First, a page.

From tricks to treats, Halloween can sometimes come with dangers to our furry friends. Pet owners can protect their four-legged family members by being mindful of their F.E.A.R. – Food, Environment, Attire, and Recovery.
No cats were harmed in the taking of this picture
Stash the Treats
You’ve probably heard that chocolate can be poisonous to many animals including dogs, cats and ferrets, but don’t forget about wrappers – they can cause your pet to choke, and because your pet lacks thumbs, they don’t always remember to remove the wrapper before eating the treat!
Halloween means candy and tasty treats are plentiful and easily accessible to young children and pets. Candy is toxic to animals and can cause vomiting, restlessness, heart disturbances, and even death.
Use Decorations with Caution
Some of the best parts of halloween are the cobwebs and plastic spiders, but these are the very things that can cause tummy aches. Animals can also tip over the candle in a jack-o-lantern and burn themselves or start a fire. Curious pets may be faced with stomach discomfort if they decide to nibble on your pumpkins!
Keep your pet inside
There’s plenty of reasons to keep your pets inside. With the doorbell ringing, and the door being opened and closed repeatedly that night, consider putting your pets in a safe and quiet room to avoid unwanted escape artists. Turn on a radio or TV to help suppress outside sounds and knocks at the door.
If you happen to have an outdoor cat, consider keeping your him or her indoors during the Halloween season. It’s especially important to keep black cats indoors during the period around the holiday, because sadly they may be the target of pranksters. In fact, many shelters do not adopt out black cats during the month of October as a safety precaution.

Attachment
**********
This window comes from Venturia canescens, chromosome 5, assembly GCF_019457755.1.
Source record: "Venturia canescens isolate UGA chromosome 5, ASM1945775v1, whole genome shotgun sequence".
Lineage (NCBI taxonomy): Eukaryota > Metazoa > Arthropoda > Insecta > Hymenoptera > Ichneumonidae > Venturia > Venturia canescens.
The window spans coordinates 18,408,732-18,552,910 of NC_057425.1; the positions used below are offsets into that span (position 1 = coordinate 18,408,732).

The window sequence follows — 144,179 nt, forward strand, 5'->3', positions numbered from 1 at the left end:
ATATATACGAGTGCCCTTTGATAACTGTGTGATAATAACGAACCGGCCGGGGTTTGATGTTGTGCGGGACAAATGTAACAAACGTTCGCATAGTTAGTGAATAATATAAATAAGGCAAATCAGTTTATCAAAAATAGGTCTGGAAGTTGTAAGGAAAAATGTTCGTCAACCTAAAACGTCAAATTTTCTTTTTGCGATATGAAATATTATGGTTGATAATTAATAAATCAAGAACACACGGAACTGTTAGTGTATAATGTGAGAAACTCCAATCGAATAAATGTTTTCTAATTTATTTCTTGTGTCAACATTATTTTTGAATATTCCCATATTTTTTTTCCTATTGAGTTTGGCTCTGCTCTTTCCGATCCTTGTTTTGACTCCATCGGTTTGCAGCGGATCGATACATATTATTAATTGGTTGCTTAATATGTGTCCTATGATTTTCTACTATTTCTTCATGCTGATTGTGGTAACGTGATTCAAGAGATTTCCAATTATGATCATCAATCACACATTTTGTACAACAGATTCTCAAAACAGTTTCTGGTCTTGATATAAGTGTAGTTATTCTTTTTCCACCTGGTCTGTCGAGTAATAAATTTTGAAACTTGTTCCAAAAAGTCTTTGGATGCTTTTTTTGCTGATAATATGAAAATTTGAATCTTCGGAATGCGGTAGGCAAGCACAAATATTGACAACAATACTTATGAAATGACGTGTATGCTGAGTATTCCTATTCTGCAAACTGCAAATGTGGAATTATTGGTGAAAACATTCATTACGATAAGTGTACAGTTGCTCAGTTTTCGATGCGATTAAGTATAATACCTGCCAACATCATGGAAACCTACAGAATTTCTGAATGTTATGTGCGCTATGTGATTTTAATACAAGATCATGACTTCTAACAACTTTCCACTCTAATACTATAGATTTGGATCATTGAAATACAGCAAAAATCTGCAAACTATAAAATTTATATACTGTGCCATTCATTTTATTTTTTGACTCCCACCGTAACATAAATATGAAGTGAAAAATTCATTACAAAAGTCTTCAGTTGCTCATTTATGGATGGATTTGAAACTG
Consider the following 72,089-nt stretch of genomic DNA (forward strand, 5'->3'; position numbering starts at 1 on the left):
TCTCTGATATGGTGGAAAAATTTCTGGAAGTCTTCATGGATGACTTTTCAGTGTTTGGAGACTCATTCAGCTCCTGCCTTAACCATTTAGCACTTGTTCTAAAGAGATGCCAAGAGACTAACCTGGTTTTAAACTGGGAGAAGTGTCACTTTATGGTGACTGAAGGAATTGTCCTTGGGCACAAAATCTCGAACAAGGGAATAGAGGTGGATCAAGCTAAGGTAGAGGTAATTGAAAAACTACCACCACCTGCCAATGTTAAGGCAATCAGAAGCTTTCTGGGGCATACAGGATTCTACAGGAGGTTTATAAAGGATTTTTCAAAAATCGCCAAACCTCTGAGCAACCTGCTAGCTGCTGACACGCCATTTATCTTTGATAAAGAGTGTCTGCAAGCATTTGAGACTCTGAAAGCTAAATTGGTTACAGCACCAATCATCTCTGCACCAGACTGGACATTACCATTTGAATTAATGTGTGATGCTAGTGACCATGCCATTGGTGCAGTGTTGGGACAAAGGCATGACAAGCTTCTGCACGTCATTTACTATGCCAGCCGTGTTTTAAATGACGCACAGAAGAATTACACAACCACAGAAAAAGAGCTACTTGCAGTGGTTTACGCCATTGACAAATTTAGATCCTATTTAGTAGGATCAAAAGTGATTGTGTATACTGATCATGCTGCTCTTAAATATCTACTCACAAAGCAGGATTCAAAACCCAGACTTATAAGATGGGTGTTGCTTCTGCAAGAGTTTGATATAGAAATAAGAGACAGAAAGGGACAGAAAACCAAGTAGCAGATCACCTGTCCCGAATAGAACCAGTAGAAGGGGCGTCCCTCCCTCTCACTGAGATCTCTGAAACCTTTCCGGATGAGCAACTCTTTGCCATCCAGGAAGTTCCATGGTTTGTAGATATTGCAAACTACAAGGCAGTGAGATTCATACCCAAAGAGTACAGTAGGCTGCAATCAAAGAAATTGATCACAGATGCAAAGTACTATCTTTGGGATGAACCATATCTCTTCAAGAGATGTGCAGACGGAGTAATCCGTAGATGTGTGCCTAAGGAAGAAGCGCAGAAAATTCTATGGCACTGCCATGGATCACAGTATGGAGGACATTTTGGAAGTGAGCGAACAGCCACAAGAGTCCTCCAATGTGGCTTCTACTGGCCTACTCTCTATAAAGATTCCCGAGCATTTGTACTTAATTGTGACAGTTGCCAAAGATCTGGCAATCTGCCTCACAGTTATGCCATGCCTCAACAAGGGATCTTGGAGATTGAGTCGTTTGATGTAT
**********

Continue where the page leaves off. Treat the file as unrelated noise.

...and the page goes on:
Out and About
It might be fun in theory to bring your pet with you, but you could save yourself a few headaches by leaving Fido at home while trick-or-treating. There’s so much to see and hear, dogs can become extra excited and they might be difficult to handle. If you are bringing Fido along, keep them on a short leash while trick-or-treating and make him visible by adding reflective tape to his costume or a collar with LED lights.
We hear ya, your pet was born to be a superhero, but unless you know for sure they are 100% comfortable with the outfit, think twice. Dressing your dog in a costume inhibits his ability to communicate to other dogs. In a chance meeting with another dog, your dog may give off signals that inadvertently lead to an aggressive confrontation.
If your furry friend doesn’t mind dressing up, make sure that you select a costume that doesn’t cause stress and injury to pets, making it tough to move, hear, breathe, bark or see. Never leave costumed pets unattended. If they seem distressed, allergic, or show abnormal behavior, consider letting them go in their “birthday suit.”
It’s our goal that these tips will help you prevent any sickness, injury or lost furry bellies, but if you are faced with one of these things, you’ll be thankful you have contact information for your veterinary, emergency clinic, and local animal shelters easily accessible.
We often forget that your pet’s identification tags and microchip information need to be updated each time you move or change phone numbers so that current contact information is always available on your pet.
If you observe an animal in immediate distress or danger at Halloween or any time, please contact the Ottawa Human Society emergency services at 613-725-1532.